can old carpet padding be used under laminate?


  #1  
Old 02-28-06, 10:37 PM
S
Member
Thread Starter
Join Date: Feb 2006
Posts: 3
Likes: 0
Received 0 Likes on 0 Posts
Question can old carpet padding be used under laminate?

Hi,

I'm planning to replace old carpet with Harmonics laminate floor . Since it's a condo, I'm going to use:
1) rubber-sound protection as underlayment to reduce the noise
and
2) Harmonics underfloor for moisture barrier

My question is: Can I leave old carpet padding and install my underlayment and laminate over that padding? Is it a good idea? what are pros and cons for it? Would it add additional sound protection?

Please advise!
 
  #2  
Old 03-01-06, 06:56 AM
JPicasso's Avatar
Member
Join Date: Oct 2004
Location: USA
Posts: 324
Likes: 0
Received 0 Likes on 0 Posts
No. You cannot use carpet padding for laminate underlayment. There is a thread a ways back
where this was done with disasterous results.

I would contact the manufacturer and see if they have any suggestions for underlayment. You should get in writing that any noise-softening underlayment you are going to use will not lead to failure of the floor.
 
  #3  
Old 03-01-06, 01:11 PM
S
Member
Thread Starter
Join Date: Feb 2006
Posts: 3
Likes: 0
Received 0 Likes on 0 Posts
laminate underlayment

Thank you for your response,

I've talk to Harmonics and they cannot advise any outside product, but they clearly mention that I will lose teh warranty if I use something other than they provided.

Still, I'm very concern about the noise and have purchased Acoustical Subflorinng for one room to try. Here is the link http://www.soundprooffoam.com/acoust...html#grayback1

It was recommended to me by several people and now I'm realy not sure if i can use it under the laminate.

Any thoughts or recommendations?

Thank you.
 
  #4  
Old 03-01-06, 09:11 PM
R
Member
Join Date: Jan 2006
Posts: 75
Likes: 0
Received 0 Likes on 0 Posts
I've seen the product and save your money and don't bother. Ratings of laminate pad are based upon 10" of concrete, which is classified as 100. (astm e492) There is a product called micro son, made from recycled tires, which has a sound rating of 63 FIIC. The product is 3.5mm thick and is generally recognized as a pad which lasts a lifetime.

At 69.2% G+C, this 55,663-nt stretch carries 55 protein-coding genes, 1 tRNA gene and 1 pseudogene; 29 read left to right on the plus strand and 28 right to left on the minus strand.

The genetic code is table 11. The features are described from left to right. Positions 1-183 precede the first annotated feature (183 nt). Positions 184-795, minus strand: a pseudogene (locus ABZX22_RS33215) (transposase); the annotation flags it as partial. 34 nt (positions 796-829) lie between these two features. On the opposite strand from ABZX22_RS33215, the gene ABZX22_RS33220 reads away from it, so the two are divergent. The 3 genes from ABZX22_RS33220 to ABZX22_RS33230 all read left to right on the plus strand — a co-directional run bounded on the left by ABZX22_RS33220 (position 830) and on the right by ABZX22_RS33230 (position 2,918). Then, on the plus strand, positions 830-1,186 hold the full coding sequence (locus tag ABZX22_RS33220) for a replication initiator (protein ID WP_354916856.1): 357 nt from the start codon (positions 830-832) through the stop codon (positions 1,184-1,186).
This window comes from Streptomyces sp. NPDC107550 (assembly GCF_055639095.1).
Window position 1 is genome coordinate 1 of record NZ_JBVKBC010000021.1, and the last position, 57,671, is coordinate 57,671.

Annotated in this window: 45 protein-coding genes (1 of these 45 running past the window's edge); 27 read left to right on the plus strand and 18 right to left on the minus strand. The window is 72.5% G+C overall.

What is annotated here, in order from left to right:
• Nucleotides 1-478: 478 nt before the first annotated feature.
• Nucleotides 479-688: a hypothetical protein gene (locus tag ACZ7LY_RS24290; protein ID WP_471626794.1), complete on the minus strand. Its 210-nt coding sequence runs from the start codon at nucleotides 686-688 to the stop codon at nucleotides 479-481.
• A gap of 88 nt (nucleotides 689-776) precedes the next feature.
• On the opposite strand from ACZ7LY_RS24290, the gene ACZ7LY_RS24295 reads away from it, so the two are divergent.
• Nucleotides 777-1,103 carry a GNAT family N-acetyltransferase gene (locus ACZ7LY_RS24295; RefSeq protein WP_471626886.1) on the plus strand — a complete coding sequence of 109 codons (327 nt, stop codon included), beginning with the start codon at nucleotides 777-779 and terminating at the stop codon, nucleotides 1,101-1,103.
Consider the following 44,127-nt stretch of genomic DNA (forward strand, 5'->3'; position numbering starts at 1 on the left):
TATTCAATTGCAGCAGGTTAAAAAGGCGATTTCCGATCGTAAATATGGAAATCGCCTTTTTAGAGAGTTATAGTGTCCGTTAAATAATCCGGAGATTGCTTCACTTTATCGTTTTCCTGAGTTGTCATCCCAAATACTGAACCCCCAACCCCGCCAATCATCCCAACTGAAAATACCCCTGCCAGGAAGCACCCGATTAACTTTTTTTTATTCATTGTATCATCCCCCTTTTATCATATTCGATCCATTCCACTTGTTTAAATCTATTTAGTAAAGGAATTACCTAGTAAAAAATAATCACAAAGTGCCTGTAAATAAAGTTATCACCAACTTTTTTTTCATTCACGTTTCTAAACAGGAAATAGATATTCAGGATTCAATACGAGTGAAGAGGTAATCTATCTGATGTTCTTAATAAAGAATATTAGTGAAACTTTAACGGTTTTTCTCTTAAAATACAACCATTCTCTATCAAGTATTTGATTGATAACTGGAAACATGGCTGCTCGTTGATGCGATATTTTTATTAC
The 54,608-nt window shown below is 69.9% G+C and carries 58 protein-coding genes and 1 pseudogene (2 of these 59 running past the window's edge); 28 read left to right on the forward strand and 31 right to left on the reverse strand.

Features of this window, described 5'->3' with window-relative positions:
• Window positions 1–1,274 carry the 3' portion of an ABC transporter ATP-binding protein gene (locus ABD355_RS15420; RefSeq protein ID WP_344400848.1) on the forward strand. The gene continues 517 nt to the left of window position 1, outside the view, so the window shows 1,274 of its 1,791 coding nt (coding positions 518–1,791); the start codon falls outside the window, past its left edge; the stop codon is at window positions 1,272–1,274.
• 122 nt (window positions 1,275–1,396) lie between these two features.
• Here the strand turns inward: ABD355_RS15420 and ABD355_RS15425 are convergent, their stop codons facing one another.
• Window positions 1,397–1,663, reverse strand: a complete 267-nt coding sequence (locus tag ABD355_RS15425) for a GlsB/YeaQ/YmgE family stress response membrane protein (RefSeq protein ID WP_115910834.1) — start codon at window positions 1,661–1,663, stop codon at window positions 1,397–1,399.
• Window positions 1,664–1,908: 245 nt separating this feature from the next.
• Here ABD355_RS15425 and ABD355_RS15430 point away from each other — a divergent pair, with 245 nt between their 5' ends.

Generally, with pads like that sound transmissions are greatly reduced, however, bear in mind that sound will transmit through acoustical leaks (at wall, floor and ceiling joints). By sealing the leaks, you are better off and don't have a lot of extra height to worry about.

Secondly, you may also consider using 6mm cork, which is as far as I'm concerned the best. Again fill the acoustical leaks.

Hope this helps.

Hans, Gov't certified installer
 
  #5  
Old 03-02-06, 11:01 AM
S
Member
Thread Starter
Join Date: Feb 2006
Posts: 3
Likes: 0
Received 0 Likes on 0 Posts
Question how to seal acoustical leaks?

You suggested to seal acoustical leaks to reduce sound transmissions. I don't know much about that. Could you give me more details on how to do it, where exactly, what material to use for sealing, etc.

Thanks!!!
 
  #6  
Old 03-02-06, 02:42 PM
R
Member
Join Date: Jan 2006
Posts: 75
Likes: 0
Received 0 Likes on 0 Posts
Where the subfloor meets the drywall, there usually is a gap, left there for expansion. Seal that with a expanding Styrofoam available at a lumber yard. Light fixtures also have a space around them, seal them also.

Sound passes through a solid medium very well, however if the sound needs to travel from one material to another, through another, the amount of reduction is related to the density of the products, as long as it doesn't move in response to the sounds. When you walk on a wooden floor, the sound hits the wall, and all walls are somewhat flexible, and will radiate the sound. The same can be said for the pad under the laminated floor. By reducing the flexibility or resiliency of the pad, the sound transmission is greatly reduced. That's why we prefer to recommend cork as an underpad, the cork is non resilient and low in density. Second is the reclaimed car tires, very little resiliency or movement.

Hope this helps
Hans, Gov't certified installer
 
 

Thread Tools
Search this Thread
 
Ask a Question
Question Title:
Description:
Your question will be posted in: